Fishmas' Boost Economy?
Inside the Outdoors, April 15,
2016

Starting tomorrow, statewide trout season, or ‘Fishmas’ as some fishers call it will begin. Anglers will be heading to the Laurel Mountains, and surrounded large water basins; it is hoped, to net trout of all sizes.

The question that I presented to area businesses was, “Does opening day trout season improve the economy in the area?”

I began my research project by first logging onto the computer to see if I could locate any type of survey conducted by the Pennsylvania Fish and Boat Commission (PFBC) held concerning the monies spent as a result of residents or non-residents shelling out revenue for various needs. This is what I found.

I came up with one conducted in the year 2005. It did point to one thing. Throughout the state of Pennsylvania, stream anglers alone paid out an estimated $2,646,897 just for lodging.

For travel, fishers paid out an estimated $17,047,763 to go to the various stocked trout streams, an additional $11, 647,105 for food and the fishing lure and tackle shops would find an increase of $20, 777, 457 for necessary gear purchases.

Bringing statistics home a bit, I talked to Anna Weltz of the Laurel Highlands Visitors’ Bureau in Ligonier, who brought to the table a survey that was conducted by the state tourism office concerning Westmoreland, Fayette and Somerset Counties.

“Travelers spent $1.8 billions annually,” the public relations director stated. “That is a 4 per cent increase from the previous year.” In addition, she said, “Out of that amount, Westmoreland County alone took in $742 million via visitors expenditures.”

Westmoreland County Chamber of Commerce President Chad M. Amond interjected the fact that hunting plays a big part in lifting the economy. He concurred with a quote mentioned in Hunting Works for PA magazine that stated, “The total ripple effect from hunting in Pennsylvania is $1.6 billion.”

Ligonier Mountain Outfitters, Newsstand and Smoke Shop, Long Bridge Station, on Rt. 30 between Latrobe and Ligonier, and Walt’s Dairy & Bait, 1299 Keystone Park Road, New Alexandria, have seen a surge of increase during ‘Fishmas.’

“We have a growing recreational area here in the New Alexandria area,” stated Dennis Miller, owner of Walt’s Dairy & Bait. “The economy definitely does pick up when trout season begins,” he stated. “In addition, I originally installed three bait machines in the area and now I’m up to 11. When one considers we have Keystone State Park Lake, Loyalhanna Creek and the campgrounds, the economy is definitely supported by people coming here,” he said.

Despite the notable upswing of ‘Fishmas’ boosting our economy in our tourist communities, that’s not to say that all of Pennsylvania are feeling the upswing of this ‘glorious’ time of the year.

According to the PFBC’s Executive Director John Arway, who recently stated, “We have had a tremendous decline in people buying fishing licenses since the organization birth in 1866. In the 1980’s, there were more than 1.3 million and fewer than 700 thousand, today. Pennsylvania’s population is aging and younger generations have become less interested in trout fishing,” he said.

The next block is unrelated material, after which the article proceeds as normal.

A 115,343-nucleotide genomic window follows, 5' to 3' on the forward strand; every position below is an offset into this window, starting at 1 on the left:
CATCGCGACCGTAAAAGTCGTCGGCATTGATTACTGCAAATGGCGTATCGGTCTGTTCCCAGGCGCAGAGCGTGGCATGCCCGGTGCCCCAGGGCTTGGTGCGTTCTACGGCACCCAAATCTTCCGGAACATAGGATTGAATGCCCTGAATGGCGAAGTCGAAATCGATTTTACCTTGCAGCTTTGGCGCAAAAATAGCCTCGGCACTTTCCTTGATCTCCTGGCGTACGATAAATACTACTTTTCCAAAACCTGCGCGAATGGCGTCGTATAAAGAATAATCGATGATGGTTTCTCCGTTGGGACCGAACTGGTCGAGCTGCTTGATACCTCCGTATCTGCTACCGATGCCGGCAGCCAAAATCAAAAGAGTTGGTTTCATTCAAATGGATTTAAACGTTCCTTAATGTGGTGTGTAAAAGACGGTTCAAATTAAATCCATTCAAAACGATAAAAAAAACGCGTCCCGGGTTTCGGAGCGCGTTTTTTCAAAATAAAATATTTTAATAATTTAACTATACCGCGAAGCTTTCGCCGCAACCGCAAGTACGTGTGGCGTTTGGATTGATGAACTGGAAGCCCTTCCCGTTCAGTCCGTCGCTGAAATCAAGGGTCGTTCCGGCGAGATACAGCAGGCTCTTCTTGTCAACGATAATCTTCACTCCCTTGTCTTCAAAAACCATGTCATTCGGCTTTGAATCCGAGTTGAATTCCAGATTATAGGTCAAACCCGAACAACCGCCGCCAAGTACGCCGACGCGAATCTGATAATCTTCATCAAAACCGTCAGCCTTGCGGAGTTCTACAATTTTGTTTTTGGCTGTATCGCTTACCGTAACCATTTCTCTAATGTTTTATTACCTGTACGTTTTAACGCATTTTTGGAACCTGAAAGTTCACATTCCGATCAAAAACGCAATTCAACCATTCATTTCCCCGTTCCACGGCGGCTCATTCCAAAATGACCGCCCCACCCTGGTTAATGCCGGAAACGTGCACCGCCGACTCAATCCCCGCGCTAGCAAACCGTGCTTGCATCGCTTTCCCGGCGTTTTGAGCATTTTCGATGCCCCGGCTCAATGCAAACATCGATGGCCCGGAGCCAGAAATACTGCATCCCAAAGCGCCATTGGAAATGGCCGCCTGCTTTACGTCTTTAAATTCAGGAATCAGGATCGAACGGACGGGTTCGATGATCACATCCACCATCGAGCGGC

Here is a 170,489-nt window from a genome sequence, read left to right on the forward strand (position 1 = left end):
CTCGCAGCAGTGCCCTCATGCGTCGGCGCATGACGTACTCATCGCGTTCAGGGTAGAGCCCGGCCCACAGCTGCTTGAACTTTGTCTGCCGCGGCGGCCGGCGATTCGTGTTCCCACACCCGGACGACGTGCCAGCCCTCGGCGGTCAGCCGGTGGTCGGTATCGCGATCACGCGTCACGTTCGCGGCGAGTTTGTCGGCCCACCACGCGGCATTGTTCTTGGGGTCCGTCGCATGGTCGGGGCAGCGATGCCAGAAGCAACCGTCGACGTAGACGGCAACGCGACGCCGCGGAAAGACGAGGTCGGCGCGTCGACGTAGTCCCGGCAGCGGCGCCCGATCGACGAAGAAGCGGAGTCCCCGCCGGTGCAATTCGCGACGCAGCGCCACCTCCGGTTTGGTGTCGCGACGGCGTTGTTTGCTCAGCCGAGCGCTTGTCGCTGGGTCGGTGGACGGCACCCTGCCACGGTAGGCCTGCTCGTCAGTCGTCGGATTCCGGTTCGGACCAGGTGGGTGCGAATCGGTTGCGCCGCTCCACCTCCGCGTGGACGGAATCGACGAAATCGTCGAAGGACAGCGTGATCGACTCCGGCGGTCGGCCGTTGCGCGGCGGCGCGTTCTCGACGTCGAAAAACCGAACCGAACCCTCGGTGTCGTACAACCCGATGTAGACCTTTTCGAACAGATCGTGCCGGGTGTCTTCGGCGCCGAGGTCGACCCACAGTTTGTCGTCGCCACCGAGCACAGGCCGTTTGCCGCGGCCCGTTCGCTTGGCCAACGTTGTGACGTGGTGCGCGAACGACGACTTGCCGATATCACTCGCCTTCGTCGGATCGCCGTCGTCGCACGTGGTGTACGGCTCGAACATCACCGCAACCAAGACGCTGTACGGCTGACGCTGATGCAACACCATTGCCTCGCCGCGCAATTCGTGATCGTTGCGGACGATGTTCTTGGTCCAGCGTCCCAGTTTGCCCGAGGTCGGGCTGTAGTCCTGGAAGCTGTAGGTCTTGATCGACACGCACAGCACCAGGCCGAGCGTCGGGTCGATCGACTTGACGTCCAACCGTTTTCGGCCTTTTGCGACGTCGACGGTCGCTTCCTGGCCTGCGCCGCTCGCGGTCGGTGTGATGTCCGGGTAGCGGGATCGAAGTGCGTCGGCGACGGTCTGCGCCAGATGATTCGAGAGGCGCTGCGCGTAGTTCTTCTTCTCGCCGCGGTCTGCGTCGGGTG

Because of the lack of income, statewide, the fish hatcheries have been reduced to eight, producing somewhere in the proximity of four million adult trout.

“The PFBC 2015 annual report shows the staff, its largest expense, has declined from 432 to 380, while license fees have been increased for the first time since 2005. Arway also reports that if a financial solution to the commission’s growing retirement liability, potentially an additional $9 annually, then hatchery operations will soon have to be reduced,” it was disclosed.

In order to encourage fishers to purchase licenses and renew interests in the sport, the Keystone Select Waters program was initiated whereby fish 14 to 20 inches will be put in eight state water basins, one of which includes Loyalhanna Creek, Section 3 in Ligonier along the Delayed Harvest Artificial Lures Only stream part. That encompasses 1.67 miles. Statewide, 3,200 large trout were deposited in streams.

These fish have already been stocked in the creek and seen by anglers. One fisherman told me he saw large trout near Murphy’s Bridge in Latrobe.

Monty Murty, director of Forbes Trail Chapter of Trout Unlimited emphasized strongly that “trout stream conservation is so important as it definitely affects the economy as well as the trout angler.” Well versed as to conservations methods for this organization, he is an officer for the Pennsylvania Council of TU, serving as a National Leadership Council Representative.

“Pennsylvania’s Laurel Highlands are ideally situated to attract trout angling tourists. Our Laurel Highland Trout Trail (LHTT) tourism and economic development program, now in its fifth year, is working to keep license fees low for residents and the quantity of catchable trout high for all who love the sport,” stated Murty, LHTT project manager.


- Paul J. Volkmann
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